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Op-Ed: Australia will need to develop its own Space Force

Australia’s ongoing Defence planning review, culminating in a new Force Posture Review and eventually a new Defence White Paper, will have to factor in one major domain: space. And while many criticised America’s creation of the Space Force, the growing tactical and strategic dependence on the domain means Australia’s own Space Force should be a top priority. 

Australia’s ongoing Defence planning review, culminating in a new Force Posture Review and eventually a new Defence White Paper, will have to factor in one major domain: space. And while many criticised America’s creation of the Space Force, the growing tactical and strategic dependence on the domain means Australia’s own Space Force should be a top priority. 

It’s 2020, all of Australia’s multibillion-dollar advanced weapons systems and capabilities are relying on secure tactical communication technologies to function and deliver the joint military effect, none of which would be possible without utilising and controlling the space domain. 

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With the battlefield of tomorrow driven and controlled by communications and information, it is vital to know the impact an aggressor would have should these assets be disabled in a conflict.

Why space matters to Defence

The general public often forgets the importance of space in their everyday lives. The ubiquitous GPS (global positioning system) is a satellite system that provides precise position, navigation and timing capabilities to our iPhones, fitness devices and general satellite navigation products.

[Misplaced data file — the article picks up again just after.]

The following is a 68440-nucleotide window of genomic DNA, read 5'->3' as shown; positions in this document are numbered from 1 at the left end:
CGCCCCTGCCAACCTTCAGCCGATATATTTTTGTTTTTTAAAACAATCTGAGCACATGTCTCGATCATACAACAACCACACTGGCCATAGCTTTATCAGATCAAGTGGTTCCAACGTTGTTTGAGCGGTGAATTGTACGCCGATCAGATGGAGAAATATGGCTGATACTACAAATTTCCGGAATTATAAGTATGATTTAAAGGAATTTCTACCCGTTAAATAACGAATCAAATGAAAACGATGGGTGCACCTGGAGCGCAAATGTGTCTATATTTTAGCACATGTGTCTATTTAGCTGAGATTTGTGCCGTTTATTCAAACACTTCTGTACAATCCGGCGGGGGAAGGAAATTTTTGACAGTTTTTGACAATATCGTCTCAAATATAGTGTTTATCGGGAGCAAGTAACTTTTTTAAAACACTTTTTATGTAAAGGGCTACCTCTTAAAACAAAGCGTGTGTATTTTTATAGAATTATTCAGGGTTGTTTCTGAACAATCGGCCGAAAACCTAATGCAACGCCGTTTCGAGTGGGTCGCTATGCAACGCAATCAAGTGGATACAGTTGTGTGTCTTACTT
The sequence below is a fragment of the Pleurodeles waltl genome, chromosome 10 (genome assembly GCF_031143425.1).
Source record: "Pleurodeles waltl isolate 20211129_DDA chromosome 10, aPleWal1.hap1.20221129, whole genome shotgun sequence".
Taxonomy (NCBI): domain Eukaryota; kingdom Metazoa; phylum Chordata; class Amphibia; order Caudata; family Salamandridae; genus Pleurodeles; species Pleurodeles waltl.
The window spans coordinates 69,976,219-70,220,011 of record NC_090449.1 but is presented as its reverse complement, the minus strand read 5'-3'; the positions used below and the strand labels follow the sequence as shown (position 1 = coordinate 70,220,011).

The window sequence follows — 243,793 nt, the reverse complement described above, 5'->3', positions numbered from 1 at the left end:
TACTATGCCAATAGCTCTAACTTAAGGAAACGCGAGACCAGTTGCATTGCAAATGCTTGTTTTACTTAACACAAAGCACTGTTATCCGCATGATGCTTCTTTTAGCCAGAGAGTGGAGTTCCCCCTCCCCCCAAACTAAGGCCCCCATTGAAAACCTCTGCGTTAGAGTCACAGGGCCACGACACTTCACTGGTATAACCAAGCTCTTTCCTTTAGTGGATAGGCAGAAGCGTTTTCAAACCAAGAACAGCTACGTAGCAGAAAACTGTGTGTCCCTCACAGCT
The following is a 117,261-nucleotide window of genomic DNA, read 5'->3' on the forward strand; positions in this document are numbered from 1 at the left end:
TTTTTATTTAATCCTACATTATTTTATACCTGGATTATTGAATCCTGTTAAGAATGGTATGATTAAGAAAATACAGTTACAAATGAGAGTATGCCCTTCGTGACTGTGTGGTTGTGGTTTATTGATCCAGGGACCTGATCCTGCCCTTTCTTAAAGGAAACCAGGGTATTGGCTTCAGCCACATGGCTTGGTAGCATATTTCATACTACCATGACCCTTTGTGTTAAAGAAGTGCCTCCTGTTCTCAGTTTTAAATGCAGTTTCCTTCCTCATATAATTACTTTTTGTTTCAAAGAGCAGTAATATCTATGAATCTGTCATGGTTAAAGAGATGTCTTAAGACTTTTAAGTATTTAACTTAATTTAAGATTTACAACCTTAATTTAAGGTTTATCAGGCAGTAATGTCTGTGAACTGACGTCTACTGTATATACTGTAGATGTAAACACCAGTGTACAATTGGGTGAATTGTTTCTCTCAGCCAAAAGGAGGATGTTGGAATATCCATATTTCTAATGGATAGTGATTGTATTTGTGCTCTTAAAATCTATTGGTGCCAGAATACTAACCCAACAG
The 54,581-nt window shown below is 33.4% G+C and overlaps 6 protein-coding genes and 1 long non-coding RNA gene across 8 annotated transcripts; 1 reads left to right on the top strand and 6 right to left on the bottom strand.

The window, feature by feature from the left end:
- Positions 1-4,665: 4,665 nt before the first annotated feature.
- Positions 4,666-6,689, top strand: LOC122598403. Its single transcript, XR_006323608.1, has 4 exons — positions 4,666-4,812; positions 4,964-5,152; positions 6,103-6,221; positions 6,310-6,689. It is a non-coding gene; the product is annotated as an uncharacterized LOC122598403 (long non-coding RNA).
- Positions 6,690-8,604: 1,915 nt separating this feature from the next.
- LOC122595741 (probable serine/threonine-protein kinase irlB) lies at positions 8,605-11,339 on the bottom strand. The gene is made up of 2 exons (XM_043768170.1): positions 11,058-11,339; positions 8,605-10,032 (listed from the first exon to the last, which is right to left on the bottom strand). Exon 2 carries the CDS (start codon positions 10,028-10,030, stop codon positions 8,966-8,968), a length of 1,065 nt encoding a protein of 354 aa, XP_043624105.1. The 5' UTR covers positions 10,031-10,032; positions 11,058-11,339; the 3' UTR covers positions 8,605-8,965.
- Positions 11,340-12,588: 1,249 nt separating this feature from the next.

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GPS satellites also provide our Defence Force with the capability to pinpoint enemy locations, aid in search and rescue missions, even to find shelter for troops under fire. In fact, every mobile or kinetic system, including precision guided weapons, relies on GPS to accurately navigate to fixed targets.

Meanwhile, Intelligence, Surveillance and Reconnaissance (ISR) satellites – often referred to as “spy” satellites – inform Defence and Intelligence communities of concerning developments in urban environments or on the battlefield. ISR satellites provide real-time data associated with enemy and friendly troop or vehicle movements; they are used to keep track of those who seek to do harm to our nation, and give advance notice of incursions in or near Australia’s borders from maritime or airborne threats.

Communications satellites (SatCom) enable Defence personnel to maintain contact with each other anywhere in the world and to deliver updates from ISR satellites and other sensors in the field. SatComs support unmanned drones and vehicles on land that operate semi- or fully autonomously. Indeed, future systems will need a combination of GPS navigation sensors and satellite communications to deliver the potent response we will need to fight and win.

More recently, internet of things (IOT) technologies are enabling a large number of sensors (thermal/infrared, among others) to be deployed into the battlefield, relaying information through an orbiting satellite to command and control locations.

Without these critical assets in space, our Defence Forces could effectively be rendered inoperable, relying on World War II-like communications technology (as described in a 2017 AARC article by Lieutenant Colonel (Ret’d) Greg Rowlands), and our multibillion-dollar strategic and tactical assets, such as the F-35, Growler and P-8A, would have their capabilities severely degraded.

What has changed

We can no longer assume that satellites are safe in orbit. Key adversaries have already demonstrated potent anti-satellite (ASAT) weapon systems from Earth and in space, proving that all of our key communications infrastructure are at risk as high-value targets.